It’s with this sort of mindset that I approached drawing. For the anatomy grinding that I was doing, it served its purpose well. There really was always some other little thing to work on. But, just like how my good grades in class prevented me from thinking about communication and life skills, my grinding relieved me from worrying about my complete lack of ability to put together anything the common man would be interested in looking at. /ic/ always criticized how these proportions were unrealistic or that muscle insertion was wrong – I wanted my works to be free from the types of criticisms that I saw. In the process I “lost” the larger picture and didn’t see that I wasn’t making any works at all.

“Lost” because I vaguely know what it should be, but haven’t had it myself for a very long time.

I started drawing a couple of years ago because I had just graduated college with muh stem degree, couldn’t get a job, and after half a year wanted to have something to show for with my life. I didn’t actually start off grinding feminine body parts, that only happened after visiting /ic/. They had resources on how to draw figures and not much else, a lot of its discussion revolved around anatomy correctness, and I didn’t really know where to start or what to do. I had my own specific disagreements, but the scope of thought was basically the same: I didn’t pay any attention to anything except line drawings focused on anatomical correctness. Coming out of college having no more classes to study for, my bar of productivity was simply “do something that amounts to more than a winrate in a videogame”.

Drawing was “something to do”. Not “something I want to do”. Like probably many other young men it was a great attraction to be able to create my own fap material to specifically cater to my own tastes, but other than that, I didn’t “want” to draw. I didn’t have anything I “wanted” to draw. I needed “something to do”, something that was “productive”, and something “that could be successful”… and drawing fit the bill. Or I should say: I made drawing fit the bill.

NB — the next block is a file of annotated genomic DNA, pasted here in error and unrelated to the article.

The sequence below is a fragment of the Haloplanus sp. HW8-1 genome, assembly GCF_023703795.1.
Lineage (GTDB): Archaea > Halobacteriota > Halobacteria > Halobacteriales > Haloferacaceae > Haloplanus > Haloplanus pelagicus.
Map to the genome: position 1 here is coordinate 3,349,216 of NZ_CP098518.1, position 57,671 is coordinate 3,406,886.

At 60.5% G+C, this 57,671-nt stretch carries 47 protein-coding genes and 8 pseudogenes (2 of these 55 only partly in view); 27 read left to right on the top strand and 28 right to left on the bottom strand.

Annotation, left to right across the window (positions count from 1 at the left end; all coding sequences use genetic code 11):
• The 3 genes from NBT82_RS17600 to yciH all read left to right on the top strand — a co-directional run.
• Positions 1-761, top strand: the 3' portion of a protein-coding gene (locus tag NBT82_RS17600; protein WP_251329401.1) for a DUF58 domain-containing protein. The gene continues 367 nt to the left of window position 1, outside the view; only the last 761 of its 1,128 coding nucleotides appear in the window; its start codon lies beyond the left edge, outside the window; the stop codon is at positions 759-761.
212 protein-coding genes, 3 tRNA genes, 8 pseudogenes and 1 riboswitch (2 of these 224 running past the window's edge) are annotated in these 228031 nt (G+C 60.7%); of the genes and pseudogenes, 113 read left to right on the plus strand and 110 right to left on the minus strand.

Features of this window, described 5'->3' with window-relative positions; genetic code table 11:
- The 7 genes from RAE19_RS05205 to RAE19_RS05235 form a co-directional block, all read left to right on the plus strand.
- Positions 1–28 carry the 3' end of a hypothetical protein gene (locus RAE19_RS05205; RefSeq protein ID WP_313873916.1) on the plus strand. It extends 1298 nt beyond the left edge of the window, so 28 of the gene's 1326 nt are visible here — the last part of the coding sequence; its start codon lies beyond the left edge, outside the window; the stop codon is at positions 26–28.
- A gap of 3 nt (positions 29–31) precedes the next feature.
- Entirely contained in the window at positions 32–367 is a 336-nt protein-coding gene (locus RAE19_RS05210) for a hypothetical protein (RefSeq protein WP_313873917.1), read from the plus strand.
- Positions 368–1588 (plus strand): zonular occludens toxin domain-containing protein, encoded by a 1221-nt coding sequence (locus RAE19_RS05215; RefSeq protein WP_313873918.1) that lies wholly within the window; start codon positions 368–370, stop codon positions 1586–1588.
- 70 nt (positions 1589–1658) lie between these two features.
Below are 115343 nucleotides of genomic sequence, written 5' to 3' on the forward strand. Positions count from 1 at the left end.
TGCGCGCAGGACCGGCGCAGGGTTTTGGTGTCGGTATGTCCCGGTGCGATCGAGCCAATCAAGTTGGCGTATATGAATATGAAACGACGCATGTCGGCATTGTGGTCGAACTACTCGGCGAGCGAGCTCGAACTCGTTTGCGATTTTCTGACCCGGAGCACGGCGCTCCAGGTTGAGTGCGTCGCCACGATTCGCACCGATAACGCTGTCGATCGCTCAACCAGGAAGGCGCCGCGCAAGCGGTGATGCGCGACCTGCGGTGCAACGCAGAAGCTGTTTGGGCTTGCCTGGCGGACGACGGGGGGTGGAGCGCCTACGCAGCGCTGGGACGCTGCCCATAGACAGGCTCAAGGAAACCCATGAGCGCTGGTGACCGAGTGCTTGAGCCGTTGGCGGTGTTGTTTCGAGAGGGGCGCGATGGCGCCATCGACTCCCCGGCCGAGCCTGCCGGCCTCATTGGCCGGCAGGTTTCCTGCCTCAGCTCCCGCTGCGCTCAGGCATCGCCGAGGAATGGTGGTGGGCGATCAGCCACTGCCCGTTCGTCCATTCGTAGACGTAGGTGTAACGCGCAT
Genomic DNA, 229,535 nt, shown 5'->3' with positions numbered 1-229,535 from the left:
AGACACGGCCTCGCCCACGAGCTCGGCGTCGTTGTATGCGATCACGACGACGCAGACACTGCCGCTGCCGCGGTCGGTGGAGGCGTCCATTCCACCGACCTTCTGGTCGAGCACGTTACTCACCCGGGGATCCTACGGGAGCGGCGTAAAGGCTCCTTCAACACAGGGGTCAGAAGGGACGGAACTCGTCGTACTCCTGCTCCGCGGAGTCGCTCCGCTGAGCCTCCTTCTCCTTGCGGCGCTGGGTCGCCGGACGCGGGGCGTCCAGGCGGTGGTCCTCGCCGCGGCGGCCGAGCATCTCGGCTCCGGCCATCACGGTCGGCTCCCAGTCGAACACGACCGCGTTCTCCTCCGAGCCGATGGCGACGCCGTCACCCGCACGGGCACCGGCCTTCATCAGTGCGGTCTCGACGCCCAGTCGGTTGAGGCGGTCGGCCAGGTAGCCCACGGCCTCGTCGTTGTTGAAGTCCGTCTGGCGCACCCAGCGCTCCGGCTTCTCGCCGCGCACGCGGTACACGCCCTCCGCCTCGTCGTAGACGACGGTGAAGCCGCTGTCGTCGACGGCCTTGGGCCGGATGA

It doesn’t fit the bill anymore.

But the bill was wrong too.

I wanted to “succeed” at drawing: specifially, I wanted to “not fail” at drawing, failing being anything that either looks bad or is anatomically incorrect. The idea of failure and success motivated me more than any idea of being able to create beautiful women with my own hands. As long as I kept putting in the hours, as long as those hours showed some improvement, as long as they didn’t fail… it was okay. “Okay” – i.e., “not a failure”.

The moment I start really thinking about something I’m doing it becomes a matter of success or failure. School wasn’t about this or that subject, it was about the grade; making art wasn’t about fun and viewing art wasn’t about appeal, it was about realism. To a lesser extent anime and videogames too, but all the same: something is only good when it overwhelms and leaves me with absolutely nothing to say. Having some modicum of intelligence and being trained to complain, this leaves me with “good taste”. But it also cripples me from doing or exploring. What I spend time with needs to “not fail” in the ten thousand ways i invariably and passively come up with.

I’ve been trying to remedy that by spending a lot of time with things I’d normally call “average” or “sub-par”, and things I’d normally not care about. There’s some truth to the criticism rebuttal of “well you do better then” and this is what I think that truth is. There’s the timeless masterpieces, there’s the lacking me, and there’s all the completed moderate quality works inbetween. The flaws in masterpieces are too obvious because of the contrast, the flaws in garbage are too obvious because there’s nothing else to look at, but for average “pretty good” no-name things I’ll probably forget soon enough, there’s no real concept of failure or success. Here’s a piece of entertainment, which people put many hours into making, with its own successes and failures, and it doesn’t really matter in the end because no one’s heard of it and no one will really remember it.